Australian English (AusE) uses High Rising Tunes at the end of questions and statements. However, it remains unclear whether listeners can distinguish between them perceptually. This study analyses the identification of question- and statement-rises in the absence of contextual information. Results suggest that identification is strongly influenced by speaker and listener gender. Specifically, it appears that male listeners use pitch differences in pitch accents for perceptual discrimination, just as they do in production, while female listeners rely on the speaker gender: female utterances are perceived as questions, male utterances as statements. Contrastingly, listener gender did not affect the interpretation of boundary tones: the highest tones are associated with questions, the lowest with statements. However, the middle step shows the bias for questions of female and statements of male speakers again. These results are important for L2 learners of AusE, and hearing impaired populations where subtle pitch differences are lost.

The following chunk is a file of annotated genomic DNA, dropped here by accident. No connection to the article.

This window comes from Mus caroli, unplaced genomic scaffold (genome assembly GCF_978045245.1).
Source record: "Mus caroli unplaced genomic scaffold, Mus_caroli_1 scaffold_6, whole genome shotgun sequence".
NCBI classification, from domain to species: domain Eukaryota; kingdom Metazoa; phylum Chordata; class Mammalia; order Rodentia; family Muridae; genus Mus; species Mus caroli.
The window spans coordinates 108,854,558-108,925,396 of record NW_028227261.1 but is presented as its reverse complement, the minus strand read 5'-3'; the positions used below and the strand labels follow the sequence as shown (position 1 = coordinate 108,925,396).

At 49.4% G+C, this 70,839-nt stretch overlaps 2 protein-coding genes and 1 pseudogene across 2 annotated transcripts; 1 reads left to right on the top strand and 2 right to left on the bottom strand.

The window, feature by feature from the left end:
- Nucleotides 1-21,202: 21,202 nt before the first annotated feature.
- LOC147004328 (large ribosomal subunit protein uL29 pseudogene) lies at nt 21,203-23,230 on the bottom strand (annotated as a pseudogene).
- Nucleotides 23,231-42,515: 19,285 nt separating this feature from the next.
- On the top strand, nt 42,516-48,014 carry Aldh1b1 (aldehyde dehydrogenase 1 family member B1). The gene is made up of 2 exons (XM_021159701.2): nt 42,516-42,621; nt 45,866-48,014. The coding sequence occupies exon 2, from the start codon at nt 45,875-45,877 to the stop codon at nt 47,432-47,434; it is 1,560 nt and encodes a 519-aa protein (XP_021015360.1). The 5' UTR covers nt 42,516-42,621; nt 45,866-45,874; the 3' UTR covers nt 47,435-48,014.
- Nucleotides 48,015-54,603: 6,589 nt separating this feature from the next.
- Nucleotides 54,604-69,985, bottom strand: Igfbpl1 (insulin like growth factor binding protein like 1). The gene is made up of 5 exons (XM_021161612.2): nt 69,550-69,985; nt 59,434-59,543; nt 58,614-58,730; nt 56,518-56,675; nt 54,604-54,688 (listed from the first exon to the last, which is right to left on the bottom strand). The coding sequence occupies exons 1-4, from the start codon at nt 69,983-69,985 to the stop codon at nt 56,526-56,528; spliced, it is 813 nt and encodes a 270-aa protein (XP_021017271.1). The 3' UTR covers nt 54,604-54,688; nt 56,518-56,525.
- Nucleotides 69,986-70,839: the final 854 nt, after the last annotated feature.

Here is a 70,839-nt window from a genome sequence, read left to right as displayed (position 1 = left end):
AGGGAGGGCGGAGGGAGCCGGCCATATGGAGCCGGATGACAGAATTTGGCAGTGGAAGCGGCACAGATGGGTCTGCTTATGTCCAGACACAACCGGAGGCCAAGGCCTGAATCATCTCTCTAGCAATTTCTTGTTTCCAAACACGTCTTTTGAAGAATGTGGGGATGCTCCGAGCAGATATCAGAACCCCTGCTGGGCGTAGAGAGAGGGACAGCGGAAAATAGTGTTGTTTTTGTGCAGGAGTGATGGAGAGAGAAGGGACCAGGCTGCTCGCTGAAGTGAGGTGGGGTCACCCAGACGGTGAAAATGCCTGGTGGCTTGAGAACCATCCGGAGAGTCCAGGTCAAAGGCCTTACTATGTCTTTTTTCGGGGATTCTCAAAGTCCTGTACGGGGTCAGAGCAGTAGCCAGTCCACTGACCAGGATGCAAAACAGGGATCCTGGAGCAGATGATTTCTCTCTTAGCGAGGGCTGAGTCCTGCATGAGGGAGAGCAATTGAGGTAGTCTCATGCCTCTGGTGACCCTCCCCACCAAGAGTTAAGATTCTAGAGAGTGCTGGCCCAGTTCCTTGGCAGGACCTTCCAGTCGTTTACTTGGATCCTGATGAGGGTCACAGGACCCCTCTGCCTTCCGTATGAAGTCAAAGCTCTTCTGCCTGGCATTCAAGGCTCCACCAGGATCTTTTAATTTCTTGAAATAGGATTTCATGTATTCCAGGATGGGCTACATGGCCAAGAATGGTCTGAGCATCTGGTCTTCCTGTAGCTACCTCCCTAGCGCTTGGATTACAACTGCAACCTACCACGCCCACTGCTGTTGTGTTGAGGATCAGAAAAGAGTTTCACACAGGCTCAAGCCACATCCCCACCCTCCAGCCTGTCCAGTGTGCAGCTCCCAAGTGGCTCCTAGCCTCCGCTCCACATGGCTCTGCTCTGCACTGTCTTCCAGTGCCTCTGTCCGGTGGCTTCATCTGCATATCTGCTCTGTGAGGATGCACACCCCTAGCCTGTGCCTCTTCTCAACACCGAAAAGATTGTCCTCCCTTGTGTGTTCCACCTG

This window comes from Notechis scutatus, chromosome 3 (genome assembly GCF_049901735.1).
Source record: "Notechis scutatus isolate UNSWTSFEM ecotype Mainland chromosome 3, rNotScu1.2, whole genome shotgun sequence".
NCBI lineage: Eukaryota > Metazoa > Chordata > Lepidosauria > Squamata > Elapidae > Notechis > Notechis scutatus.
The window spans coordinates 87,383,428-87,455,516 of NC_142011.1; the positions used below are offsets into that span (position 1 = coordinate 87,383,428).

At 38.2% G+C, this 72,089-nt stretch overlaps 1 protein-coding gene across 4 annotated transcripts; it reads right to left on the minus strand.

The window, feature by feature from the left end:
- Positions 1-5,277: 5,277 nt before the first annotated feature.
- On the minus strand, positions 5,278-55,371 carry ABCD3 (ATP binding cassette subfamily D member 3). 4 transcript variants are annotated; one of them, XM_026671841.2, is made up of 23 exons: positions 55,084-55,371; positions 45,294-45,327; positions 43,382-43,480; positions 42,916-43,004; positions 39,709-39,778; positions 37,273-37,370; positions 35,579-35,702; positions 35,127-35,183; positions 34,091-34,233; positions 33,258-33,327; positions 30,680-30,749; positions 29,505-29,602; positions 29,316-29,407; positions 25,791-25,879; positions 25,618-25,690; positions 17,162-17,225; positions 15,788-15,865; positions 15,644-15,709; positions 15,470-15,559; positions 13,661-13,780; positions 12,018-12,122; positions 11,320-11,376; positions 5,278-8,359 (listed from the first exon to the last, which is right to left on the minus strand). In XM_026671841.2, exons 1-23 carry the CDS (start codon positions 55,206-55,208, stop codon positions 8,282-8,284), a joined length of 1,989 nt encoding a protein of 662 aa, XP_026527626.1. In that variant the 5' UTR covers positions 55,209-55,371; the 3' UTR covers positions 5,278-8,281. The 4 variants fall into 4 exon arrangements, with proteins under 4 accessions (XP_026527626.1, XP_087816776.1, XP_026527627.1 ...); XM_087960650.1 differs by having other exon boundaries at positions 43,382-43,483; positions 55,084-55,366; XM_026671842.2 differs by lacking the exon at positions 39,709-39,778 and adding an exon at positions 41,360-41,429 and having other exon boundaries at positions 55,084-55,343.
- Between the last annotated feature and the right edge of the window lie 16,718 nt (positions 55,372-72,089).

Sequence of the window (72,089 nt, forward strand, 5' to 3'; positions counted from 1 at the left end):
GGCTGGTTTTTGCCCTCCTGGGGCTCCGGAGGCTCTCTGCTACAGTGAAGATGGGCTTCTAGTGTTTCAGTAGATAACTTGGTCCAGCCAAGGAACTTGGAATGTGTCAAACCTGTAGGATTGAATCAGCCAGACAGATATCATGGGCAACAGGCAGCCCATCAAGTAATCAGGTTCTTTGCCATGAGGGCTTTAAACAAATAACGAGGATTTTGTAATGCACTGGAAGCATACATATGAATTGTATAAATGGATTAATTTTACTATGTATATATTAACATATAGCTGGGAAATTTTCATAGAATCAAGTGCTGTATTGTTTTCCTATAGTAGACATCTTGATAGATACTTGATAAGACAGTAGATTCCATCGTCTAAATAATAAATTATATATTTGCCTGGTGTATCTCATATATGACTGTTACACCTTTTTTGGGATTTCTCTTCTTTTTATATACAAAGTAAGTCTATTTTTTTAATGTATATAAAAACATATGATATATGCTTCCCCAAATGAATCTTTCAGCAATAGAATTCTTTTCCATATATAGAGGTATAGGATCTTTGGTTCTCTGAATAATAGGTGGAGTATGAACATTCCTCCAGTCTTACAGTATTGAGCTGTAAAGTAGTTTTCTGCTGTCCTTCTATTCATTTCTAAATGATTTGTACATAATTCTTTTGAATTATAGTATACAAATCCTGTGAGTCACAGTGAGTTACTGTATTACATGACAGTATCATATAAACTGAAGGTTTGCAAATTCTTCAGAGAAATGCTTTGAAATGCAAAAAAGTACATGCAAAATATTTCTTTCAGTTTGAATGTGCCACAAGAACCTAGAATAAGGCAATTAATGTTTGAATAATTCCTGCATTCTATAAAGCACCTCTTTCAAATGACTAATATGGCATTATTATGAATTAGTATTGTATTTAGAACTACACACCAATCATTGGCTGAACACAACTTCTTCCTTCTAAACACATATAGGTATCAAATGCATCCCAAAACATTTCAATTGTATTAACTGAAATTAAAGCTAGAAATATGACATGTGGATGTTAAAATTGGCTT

|Title of host publication||Proceedings of the 18th International Congress of Phonetic Sciences|
|Editors||The Scottish Consortium for ICPhS 2015|
|Place of Publication||London|
|Publisher||International Phonetic Association|
|Number of pages||5|
|Publication status||Published - 2015|
|Event||International congress of phonetic sciences (18th : 2015) - Glasgow, UK|
Duration: 10 Aug 2015 → 14 Aug 2015
|Conference||International congress of phonetic sciences (18th : 2015)|
|Period||10/08/15 → 14/08/15|
Bibliographical noteCopyright the Author(s) 2015. Version archived for private and non-commercial use with the permission of the author/s and according to publisher conditions. For further rights please contact the publisher.
- Perception experiment
- High Rising Tunes (HRTS)
- Australian English